“But the National Endowment for the Arts always meant so much to me, because of the grant it gave to the writer of ‘The Great White Hope,” which won a Pulitzer. It was a remarkable play about racism, so I felt I owed something to this organization. It seeds all kinds of art all over the United States. I was proud and honored to serve. But I didn’t realize I was going to be in the trenches when Newt and the gang came to town.”
Led by the conservative congressman from Georgia, a faction of the Republican party was looking to gut the budget of the NEA, along with the National Endowment for the Humanities and other cultural organizations, with the eventual intent of shutting them down.
Alexander, who headed up the NEA from 19931997, and the organization’s supporters beat them back, but with a 50 percent funding cut.
“What won the game for us, I think, was that I had to go on the road. I knew the American people didn’t know what was going on in their own area. People thought all we did was grant money for salacious artwork. I visited 200 cities and towns, and many, many schools on a 13-month tour. The NEA is a matching-grant program. We fund those programs where your kid paints flower-pots after school. It ended up not being a hard sell either. The people let their legislators know – don’t tamper with the arts,” she said.
“The NEA exists to give every American citizen an opportunity to use their creativity in a participatory way by making art or viewing art. The mission after president Johnson signed it into law in 1965 was to seed art everywhere, not just in the big urban areas of Chicago, Los Angeles and New York. In Alaska, where you have to take a seaplane to this remote little town, there’s a small performing-arts theater where they write their own plays. I was in Juneau on a talk show, and somebody called in from a tiny little community, and said the NEA funds this little radio program they have. That’s what it’s about.”
While Alexander sees parallels today, with President Donald Trump proposing the same type of cuts and eventual elimination of the National Endowment for the Arts, she is confident the organization will survive, in part because of the work done during her tenure.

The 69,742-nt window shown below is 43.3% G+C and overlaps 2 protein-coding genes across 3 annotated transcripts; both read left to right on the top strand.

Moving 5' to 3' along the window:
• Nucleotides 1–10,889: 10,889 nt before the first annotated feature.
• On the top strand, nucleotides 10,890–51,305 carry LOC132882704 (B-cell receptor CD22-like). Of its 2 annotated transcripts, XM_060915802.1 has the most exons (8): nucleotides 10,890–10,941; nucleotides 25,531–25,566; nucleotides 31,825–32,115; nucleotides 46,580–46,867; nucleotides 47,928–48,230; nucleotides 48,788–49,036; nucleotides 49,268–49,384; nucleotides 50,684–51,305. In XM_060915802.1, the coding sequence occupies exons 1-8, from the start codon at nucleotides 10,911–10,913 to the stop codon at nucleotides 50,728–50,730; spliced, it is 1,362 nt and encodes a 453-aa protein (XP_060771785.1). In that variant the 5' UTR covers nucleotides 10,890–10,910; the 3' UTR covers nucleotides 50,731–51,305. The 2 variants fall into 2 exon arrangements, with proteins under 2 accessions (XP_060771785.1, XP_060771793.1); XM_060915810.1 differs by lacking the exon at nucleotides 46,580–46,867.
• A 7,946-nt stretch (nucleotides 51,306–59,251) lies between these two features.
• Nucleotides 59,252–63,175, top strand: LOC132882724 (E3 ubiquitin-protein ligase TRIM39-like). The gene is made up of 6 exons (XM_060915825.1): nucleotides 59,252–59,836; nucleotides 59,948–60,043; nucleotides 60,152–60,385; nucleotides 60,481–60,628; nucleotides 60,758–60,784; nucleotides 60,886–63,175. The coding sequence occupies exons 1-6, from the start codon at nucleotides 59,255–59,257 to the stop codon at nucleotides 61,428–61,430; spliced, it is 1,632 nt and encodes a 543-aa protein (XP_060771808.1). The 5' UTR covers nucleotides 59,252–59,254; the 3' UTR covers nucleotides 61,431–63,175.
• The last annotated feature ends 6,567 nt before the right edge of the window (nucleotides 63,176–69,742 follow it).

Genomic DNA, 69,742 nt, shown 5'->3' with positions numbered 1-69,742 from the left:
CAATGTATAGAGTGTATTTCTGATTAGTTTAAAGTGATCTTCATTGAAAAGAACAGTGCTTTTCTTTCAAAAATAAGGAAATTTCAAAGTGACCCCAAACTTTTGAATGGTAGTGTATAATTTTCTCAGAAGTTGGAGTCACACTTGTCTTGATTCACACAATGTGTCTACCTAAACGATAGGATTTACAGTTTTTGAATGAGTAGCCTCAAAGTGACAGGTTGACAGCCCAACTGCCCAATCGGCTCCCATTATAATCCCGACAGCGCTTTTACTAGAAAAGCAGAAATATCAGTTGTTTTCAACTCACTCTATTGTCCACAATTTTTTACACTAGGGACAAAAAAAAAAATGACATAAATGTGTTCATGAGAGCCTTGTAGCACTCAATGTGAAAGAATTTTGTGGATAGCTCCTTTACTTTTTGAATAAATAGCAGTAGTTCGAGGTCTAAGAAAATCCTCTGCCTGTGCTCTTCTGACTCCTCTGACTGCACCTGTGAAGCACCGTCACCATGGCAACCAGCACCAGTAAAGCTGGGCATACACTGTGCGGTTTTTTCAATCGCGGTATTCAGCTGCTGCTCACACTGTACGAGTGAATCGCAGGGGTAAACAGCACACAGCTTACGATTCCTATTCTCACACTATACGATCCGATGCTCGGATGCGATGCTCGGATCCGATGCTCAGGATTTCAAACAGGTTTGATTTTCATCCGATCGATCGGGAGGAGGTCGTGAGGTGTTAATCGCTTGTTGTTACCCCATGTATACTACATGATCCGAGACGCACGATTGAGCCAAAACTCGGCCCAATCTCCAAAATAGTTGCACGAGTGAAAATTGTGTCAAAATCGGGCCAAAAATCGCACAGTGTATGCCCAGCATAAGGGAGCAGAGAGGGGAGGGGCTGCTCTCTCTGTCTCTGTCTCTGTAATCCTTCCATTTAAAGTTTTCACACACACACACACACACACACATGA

“The NEA has a very strong infrastructure we built back then. The proposed budget from Congress this year actually gave the NEA a raise. The head of the committee was (Republican senator from Alaska) Lisa Murkowski. She may not be much for the environment, but she gave the NEA a raise. The truth is, in politics, if you can keep something alive, you can grow it again. That’s what’s happened. We may never get back to the $184 million budget the NEA had when I came in, but politicians like Murkowski know we need it,” Alexander said.
“It’s troubling. We have a president and an administration trying to cut a lot of things. There are so many EPA regulations they are going after. That’s very worrisome as well. But we have many, many champions in Congress, on both sides of the aisle. This is a good fight to get involved in. We need to keep these things. The NEA is an appropriate and right organization for the government to be in charge of.”
Return to Nantucket
It’s been more than two decades since Alexander spent any real time on Nantucket, and she’s looking forward to her return for the book festival. Her brother, Tom Quigley, remains a long-time seasonal resident.
“I’ve been coming to the island since I was a toddler. My family bought a little cottage in Surfside in the early 1950s after my dad came home from the war. We were there all the time in the summer. I still adore Nantucket, but it is a much different place than it was in the 1940s and 1950s. I remember walking or biking into town, and buying fish right off the boat. It was so much busier by the time I left,” she said.
“But I still have a very strong affection for Nantucket. It has such a strong conservation ethic, and cares about protecting open spaces. They are even looking to get rid of Roundup. That’s definitely a good thing.”///
Joshua Balling is the associate editor of Nantucket Today and the managing editor of The Inquirer and Mirror, Nantucket’s newspaper since 1821.